A Cartoon Master We've Forgotten
Ted Eshbaugh Makes a Wonderful Wizard Of Oz
Among most amazing artifacts of animation to be recently unearthed is Ted Eshbaugh's The Wizard Of Oz. What's that name, you say? Eshbaugh was a cartooning pioneer, left out of a not a few histories, but championed by Thunderbean's Steve Stanchfield, whose latest Blu-Ray compilation, Technicolor Dreams and Black-and-White Nightmares, includes not only The Wizard Of Oz, but a representative sampling of Eshbaugh's work both before and after it. Eshbaugh (shown at left) was a young man with dreams, same as Walt Disney (they were born five years apart), but Walt's came spectacularly true, while for Ted, effort and innovation went largely unrecognized over a lifetime of cartooning. Virtually all his shorts were made for independents, and some have since disappeared. Thunderbean has managed to find color elements for a few that for years were seen only in black-and-white. Eshbaugh is best vindicated, however, by discovery of 35mm IB Technicolor for The Wizard Of Oz, a cartoon that existed before, but not looking like this. It is a highlight of Technicolor Dreams and Black-and-White Nightmares, with so many parallels to MGM's 1939 treatment (including a B/W opening) that you figure Leo just had to have checked it out before going forward with a live-action redo.
Ted Eshbaugh got first trade attention in March 1932 for getting a color cartoon booked at the Loew's State in
Eshbaugh's "secret color mixing process" would distinguish "a series of 12 all-color sound cartoons," said Film Daily, with "new studios" being prepped for the tyro producer as Goofy Goat (that's him at left, with gf "Nanny" Goat)continued its stand at Loew's State. Lightning having struck for Disney assured that a trade would watch this youngster closely, coverage of his moves positive and even encouraging: "Eshbaugh, a youth with an idea and no capital, has lined up a staff of young cartoonists ready to turn out more reels if their maestro clicks or collects" (Variety). Goofy Goat scored a mention in the September 1931 issue of Photoplay, their "Short Subjects Of The Month" page saying "Let's see more" of this character "apparently out after some of Mickey Mouse's pickings." They must have caught the
It would have been Goofy Goat, and follow-up color reel The Snowman, that got Ted Eshbaugh his job making The Wizard of Oz. The Technicolor company wanted a demo reel that would show effectiveness of their new three-color process. What better than a cartoon to emphasize widest expanse of the rainbow? Eshbaugh had a deal with Frank J. Baum to adapt his father's The Wizard Of Oz, within an agreed upon time. As production went forward on the cartoon, Technicolor began negotiations with Walt Disney to use the new process for his Silly Symphonies. A contract dated 8/30/32 made way for a first, Flowers and Trees, with three more charted for color. Later amendment of the pact gave Disney exclusive rights to three-color Technicolor use in cartoons for a two year period from 9/1/33 to 8/31/35 (this based on primary research by Michael Barrier for his book, Hollywood Cartoons). In the meantime, Ted Eshbaugh had finished The Wizard Of Oz, a gorgeous sampling of what Technicolor could deliver, but not one that could be released to theatres, now that Disney had sole access to three-color for cartoons.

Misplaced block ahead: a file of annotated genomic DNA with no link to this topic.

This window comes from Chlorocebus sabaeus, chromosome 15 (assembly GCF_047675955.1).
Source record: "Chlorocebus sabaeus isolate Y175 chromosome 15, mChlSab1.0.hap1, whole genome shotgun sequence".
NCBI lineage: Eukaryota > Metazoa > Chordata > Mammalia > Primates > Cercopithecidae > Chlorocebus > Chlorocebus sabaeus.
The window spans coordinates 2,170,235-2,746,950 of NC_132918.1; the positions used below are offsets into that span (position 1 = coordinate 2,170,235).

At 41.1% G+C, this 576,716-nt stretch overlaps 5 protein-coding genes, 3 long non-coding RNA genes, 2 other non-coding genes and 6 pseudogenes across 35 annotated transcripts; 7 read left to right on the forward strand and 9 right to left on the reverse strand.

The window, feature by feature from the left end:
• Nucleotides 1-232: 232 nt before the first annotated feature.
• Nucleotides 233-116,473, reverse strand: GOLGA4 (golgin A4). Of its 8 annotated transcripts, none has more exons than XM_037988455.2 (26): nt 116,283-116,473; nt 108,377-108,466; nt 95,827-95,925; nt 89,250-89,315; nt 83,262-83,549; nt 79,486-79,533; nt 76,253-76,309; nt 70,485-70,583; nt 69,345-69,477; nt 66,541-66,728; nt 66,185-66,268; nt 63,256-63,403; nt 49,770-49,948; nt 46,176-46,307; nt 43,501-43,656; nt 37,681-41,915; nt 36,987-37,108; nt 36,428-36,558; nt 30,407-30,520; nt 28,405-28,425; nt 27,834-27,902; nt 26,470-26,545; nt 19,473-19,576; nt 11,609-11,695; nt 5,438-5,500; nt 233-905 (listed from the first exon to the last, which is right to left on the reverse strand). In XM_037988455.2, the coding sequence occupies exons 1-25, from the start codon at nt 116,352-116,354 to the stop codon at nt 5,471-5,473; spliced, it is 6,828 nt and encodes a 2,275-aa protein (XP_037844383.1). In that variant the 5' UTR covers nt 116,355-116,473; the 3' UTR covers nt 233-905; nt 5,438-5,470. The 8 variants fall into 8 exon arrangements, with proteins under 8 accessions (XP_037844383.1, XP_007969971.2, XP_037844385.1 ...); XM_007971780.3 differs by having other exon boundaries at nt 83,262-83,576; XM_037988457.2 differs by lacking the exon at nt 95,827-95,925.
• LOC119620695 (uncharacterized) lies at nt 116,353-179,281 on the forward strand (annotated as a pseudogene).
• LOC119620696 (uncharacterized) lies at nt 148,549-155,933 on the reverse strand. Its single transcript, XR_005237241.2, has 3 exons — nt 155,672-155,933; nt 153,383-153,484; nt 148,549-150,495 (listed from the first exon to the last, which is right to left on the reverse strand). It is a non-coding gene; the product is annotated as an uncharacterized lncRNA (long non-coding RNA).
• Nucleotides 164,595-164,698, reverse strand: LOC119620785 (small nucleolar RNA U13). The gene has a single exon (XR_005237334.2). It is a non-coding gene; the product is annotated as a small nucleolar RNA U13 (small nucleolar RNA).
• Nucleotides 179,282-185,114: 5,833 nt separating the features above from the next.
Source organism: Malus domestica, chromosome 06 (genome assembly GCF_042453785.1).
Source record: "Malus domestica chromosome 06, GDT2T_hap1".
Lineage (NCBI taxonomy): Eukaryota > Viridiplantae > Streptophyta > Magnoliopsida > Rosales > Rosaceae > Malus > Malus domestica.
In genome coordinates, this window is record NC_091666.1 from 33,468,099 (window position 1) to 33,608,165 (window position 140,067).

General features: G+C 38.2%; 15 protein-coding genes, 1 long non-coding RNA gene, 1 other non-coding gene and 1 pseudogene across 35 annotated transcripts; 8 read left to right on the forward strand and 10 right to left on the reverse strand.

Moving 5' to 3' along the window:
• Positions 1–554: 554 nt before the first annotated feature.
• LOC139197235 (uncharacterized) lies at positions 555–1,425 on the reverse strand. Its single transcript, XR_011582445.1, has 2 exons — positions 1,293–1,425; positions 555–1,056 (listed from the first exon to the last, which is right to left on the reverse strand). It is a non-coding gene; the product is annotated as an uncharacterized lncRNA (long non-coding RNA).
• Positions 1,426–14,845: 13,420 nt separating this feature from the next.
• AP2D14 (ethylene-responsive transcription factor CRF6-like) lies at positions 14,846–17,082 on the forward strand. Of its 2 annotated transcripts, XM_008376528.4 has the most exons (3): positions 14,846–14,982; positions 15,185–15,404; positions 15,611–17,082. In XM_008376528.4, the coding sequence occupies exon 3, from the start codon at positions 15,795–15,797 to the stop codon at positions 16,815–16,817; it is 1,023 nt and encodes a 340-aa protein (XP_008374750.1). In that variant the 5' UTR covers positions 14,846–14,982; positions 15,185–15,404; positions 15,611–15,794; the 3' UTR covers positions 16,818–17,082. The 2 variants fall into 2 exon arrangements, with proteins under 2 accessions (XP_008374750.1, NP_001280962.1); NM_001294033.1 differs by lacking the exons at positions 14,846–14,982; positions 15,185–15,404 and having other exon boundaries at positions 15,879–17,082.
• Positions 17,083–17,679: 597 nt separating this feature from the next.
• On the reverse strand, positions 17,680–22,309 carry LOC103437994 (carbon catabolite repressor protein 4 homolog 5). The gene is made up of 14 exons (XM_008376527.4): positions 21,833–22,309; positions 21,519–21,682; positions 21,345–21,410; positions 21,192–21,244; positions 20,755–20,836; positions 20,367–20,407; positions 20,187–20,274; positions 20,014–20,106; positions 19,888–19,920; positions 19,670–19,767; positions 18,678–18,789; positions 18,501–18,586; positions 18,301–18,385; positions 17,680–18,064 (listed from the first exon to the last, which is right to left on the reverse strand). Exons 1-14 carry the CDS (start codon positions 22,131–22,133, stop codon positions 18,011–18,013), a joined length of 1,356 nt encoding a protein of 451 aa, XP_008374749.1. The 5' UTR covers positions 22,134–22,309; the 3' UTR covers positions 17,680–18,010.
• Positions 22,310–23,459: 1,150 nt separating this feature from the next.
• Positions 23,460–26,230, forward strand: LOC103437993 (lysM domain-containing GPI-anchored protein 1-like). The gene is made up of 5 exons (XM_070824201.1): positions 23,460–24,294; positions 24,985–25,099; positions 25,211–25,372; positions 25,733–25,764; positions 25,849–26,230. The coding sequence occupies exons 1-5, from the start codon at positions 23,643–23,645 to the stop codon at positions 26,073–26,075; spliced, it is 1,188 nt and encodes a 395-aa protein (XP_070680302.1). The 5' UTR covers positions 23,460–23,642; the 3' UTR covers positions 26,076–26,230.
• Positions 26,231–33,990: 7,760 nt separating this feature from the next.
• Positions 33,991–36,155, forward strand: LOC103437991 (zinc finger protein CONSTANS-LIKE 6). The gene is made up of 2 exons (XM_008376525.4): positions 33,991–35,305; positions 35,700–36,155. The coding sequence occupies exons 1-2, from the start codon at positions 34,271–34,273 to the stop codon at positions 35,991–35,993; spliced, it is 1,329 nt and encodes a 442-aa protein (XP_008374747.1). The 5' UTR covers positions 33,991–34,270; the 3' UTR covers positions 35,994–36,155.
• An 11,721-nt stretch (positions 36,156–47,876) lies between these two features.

Under headline of life not being fair, Ted Eshbaugh had to watch his work buried by a bigger fish that Technicolor angled for and caught. What was one cartoon by Eshbaugh when a possible dozen or more from Disney were planned to exalt the process? Besides that, WD was a name known worldwide, thanks to Mickey Mouse, while Eshbaugh remained unknown. And yet ... there was The Wizard Of Oz, a short anyone with eyes would call infinitely superior to Flowers and Trees, which was not even drawn in color to begin with (more than half finished in B/W), but retrofitted in ways evocative of silent features (and cartoons) kept back for addition of music, sound effects, and even dialogue. Walt had to look at his Flowers and Trees beside The Wizard Of Oz and know that here was occasion when the better man had not won. I wonder if it played on his conscience afterward. Does anyone know if Disney ever offered Ted Eshbaugh a job? Judging by the man's talent, he certainly should have. Worth noting is fact that WD did purchase rights to the Oz books some decades later, but wouldn't screen adapt them during his lifetime as was plan.
So far as we know, The Wizard Of Oz languished in obscurity from 1932 on, but there was effort to release it to theatres in 1935, possibly in anticipation of Disney's three-color exclusivity running out in August of that year. What frustrated the plan, by Ted Eshbaugh and Technicolor, was a lawsuit filed by Frank L. Baum in 5/35, wherein he asked the court to block proposed release of The Wizard Of Oz. Basis was Eshbaugh's failure to finish the cartoon within agreed time set by the parties. "Contract is therefore regarded as void by Baum," reported Variety, leaving Technicolor "730 feet of negative, which under arrangement with Eshbaugh, company (Technicolor) is ready to market unless enjoined." How the matter resolved does not appear in trade search I made, but we might assume it went against Eshbaugh/Technicolor for fact The Wizard Of Oz would not have a theatrical release, at least in the
Ted Eshbaugh wasn't entirely a prophet without honor. He was recognized and invited to participate in an exhibit put on during fall 1933 by The Society Of Motion Picture Engineers. They wanted to establish a museum of film history at their